The Corner

Walking Back the Welfare Waiver Fact-Checks

Buried in Glenn Kessler’s quick-reaction “fact-check” of Bill Clinton’s speech is a brief-yet-interesting discussion of the Obama Administration’s new policy on welfare waivers: 


We have written previously how the Romney campaign is exaggerating the immediate effect of the change in welfare rules, while at the same time it appears clear the Obama administration issued this notice without much consultation with Republicans in Congress. Something fishy may be going on.

The subject is worthy of a longer fact check in the future, but it is worth noting that prominent critics of the shift have raised interesting questions about this supposed 20-percent requirement. Clinton used this figure as a defense of the administration’s move, but there may be less to this than meets the eye.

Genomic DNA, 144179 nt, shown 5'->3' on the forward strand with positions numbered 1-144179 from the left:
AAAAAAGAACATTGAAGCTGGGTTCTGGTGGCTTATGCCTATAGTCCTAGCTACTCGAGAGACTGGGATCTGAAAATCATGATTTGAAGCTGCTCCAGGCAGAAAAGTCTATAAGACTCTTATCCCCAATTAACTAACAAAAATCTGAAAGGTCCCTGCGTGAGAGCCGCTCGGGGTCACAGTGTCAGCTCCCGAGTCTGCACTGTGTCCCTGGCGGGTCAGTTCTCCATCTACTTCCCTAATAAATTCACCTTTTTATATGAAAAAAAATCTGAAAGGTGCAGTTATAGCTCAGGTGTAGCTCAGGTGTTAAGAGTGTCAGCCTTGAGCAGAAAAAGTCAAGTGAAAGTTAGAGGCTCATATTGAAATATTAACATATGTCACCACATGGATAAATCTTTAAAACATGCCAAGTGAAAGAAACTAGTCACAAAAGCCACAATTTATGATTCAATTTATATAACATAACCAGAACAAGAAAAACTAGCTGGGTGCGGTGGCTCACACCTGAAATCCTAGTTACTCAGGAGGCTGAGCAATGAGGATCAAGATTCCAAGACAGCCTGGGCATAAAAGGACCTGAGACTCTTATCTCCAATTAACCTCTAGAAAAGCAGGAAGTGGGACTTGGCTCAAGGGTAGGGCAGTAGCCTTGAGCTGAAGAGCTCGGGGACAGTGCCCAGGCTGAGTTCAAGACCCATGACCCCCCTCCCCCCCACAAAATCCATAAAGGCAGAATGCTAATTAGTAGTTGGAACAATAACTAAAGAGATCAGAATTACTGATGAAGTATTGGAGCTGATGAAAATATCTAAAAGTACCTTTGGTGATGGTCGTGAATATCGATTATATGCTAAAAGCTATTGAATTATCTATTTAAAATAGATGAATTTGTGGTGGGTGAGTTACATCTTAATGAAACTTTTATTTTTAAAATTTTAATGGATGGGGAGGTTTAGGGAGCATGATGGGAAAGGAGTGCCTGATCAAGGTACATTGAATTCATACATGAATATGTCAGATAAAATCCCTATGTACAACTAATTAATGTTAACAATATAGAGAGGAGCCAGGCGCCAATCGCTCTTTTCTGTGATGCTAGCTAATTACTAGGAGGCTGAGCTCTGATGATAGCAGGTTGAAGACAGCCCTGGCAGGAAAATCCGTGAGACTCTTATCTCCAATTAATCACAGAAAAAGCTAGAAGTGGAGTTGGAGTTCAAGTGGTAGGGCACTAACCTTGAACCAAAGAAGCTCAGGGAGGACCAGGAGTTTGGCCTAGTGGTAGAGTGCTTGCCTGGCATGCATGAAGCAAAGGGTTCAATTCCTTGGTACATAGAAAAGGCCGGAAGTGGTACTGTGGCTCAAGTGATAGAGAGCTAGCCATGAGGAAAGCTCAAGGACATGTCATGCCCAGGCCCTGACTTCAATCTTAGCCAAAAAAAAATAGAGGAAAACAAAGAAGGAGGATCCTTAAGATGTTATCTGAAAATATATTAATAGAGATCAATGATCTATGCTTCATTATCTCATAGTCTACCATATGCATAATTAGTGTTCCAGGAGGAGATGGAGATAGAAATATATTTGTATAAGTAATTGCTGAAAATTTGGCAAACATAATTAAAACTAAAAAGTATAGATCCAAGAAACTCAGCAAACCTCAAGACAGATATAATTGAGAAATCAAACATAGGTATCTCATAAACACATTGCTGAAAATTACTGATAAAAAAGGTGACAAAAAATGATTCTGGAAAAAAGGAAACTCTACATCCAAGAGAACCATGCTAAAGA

It appears Kessler is acknowledging that he and other “fact-checkers” may have been too quick to swallow the Administration’s characterization of the new welfare waiver policy.  As Robert Rector explained, under the new policy states could, in fact, obtain waivers for policies that would enable them to “issue welfare checks to people who do not work.”  Yet Kessler awarded this claim four “Pinnochios.” Further, a new memorandum from the Government Accountability Office rejects the administration’s claim that the waiver memo was nothing more than a non-binding guidance document.

Jonathan H. Adler — Jonathan H. Adler teaches courses in environmental, administrative, and constitutional law at the Case Western Reserve University School of Law.

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